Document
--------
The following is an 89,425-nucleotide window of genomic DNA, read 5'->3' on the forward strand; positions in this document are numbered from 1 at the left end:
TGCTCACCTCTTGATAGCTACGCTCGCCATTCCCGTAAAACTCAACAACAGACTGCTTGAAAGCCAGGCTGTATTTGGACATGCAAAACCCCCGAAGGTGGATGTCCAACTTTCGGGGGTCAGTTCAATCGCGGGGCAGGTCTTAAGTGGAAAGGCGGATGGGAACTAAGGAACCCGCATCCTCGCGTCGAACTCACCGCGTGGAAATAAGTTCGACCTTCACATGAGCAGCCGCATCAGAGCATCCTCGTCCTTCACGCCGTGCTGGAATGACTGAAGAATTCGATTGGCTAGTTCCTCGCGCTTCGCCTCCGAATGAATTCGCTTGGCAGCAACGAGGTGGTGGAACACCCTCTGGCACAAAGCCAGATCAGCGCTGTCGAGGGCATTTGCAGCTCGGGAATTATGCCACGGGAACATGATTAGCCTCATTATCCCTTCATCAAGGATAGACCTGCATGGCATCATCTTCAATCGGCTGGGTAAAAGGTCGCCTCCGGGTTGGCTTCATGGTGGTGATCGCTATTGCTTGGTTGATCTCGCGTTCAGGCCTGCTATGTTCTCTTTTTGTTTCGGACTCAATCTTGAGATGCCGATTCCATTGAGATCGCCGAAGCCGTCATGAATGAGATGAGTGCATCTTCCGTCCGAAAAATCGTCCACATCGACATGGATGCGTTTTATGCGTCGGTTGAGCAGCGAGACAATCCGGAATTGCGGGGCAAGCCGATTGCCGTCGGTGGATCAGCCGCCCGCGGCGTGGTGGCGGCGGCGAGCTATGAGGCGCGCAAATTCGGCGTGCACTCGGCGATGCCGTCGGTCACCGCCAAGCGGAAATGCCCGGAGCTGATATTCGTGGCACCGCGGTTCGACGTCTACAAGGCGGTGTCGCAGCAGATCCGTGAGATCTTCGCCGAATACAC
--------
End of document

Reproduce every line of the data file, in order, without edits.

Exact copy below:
The following is an 89,425-nucleotide window of genomic DNA, read 5'->3' on the forward strand; positions in this document are numbered from 1 at the left end:
TGCTCACCTCTTGATAGCTACGCTCGCCATTCCCGTAAAACTCAACAACAGACTGCTTGAAAGCCAGGCTGTATTTGGACATGCAAAACCCCCGAAGGTGGATGTCCAACTTTCGGGGGTCAGTTCAATCGCGGGGCAGGTCTTAAGTGGAAAGGCGGATGGGAACTAAGGAACCCGCATCCTCGCGTCGAACTCACCGCGTGGAAATAAGTTCGACCTTCACATGAGCAGCCGCATCAGAGCATCCTCGTCCTTCACGCCGTGCTGGAATGACTGAAGAATTCGATTGGCTAGTTCCTCGCGCTTCGCCTCCGAATGAATTCGCTTGGCAGCAACGAGGTGGTGGAACACCCTCTGGCACAAAGCCAGATCAGCGCTGTCGAGGGCATTTGCAGCTCGGGAATTATGCCACGGGAACATGATTAGCCTCATTATCCCTTCATCAAGGATAGACCTGCATGGCATCATCTTCAATCGGCTGGGTAAAAGGTCGCCTCCGGGTTGGCTTCATGGTGGTGATCGCTATTGCTTGGTTGATCTCGCGTTCAGGCCTGCTATGTTCTCTTTTTGTTTCGGACTCAATCTTGAGATGCCGATTCCATTGAGATCGCCGAAGCCGTCATGAATGAGATGAGTGCATCTTCCGTCCGAAAAATCGTCCACATCGACATGGATGCGTTTTATGCGTCGGTTGAGCAGCGAGACAATCCGGAATTGCGGGGCAAGCCGATTGCCGTCGGTGGATCAGCCGCCCGCGGCGTGGTGGCGGCGGCGAGCTATGAGGCGCGCAAATTCGGCGTGCACTCGGCGATGCCGTCGGTCACCGCCAAGCGGAAATGCCCGGAGCTGATATTCGTGGCACCGCGGTTCGACGTCTACAAGGCGGTGTCGCAGCAGATCCGTGAGATCTTCGCCGAATACAC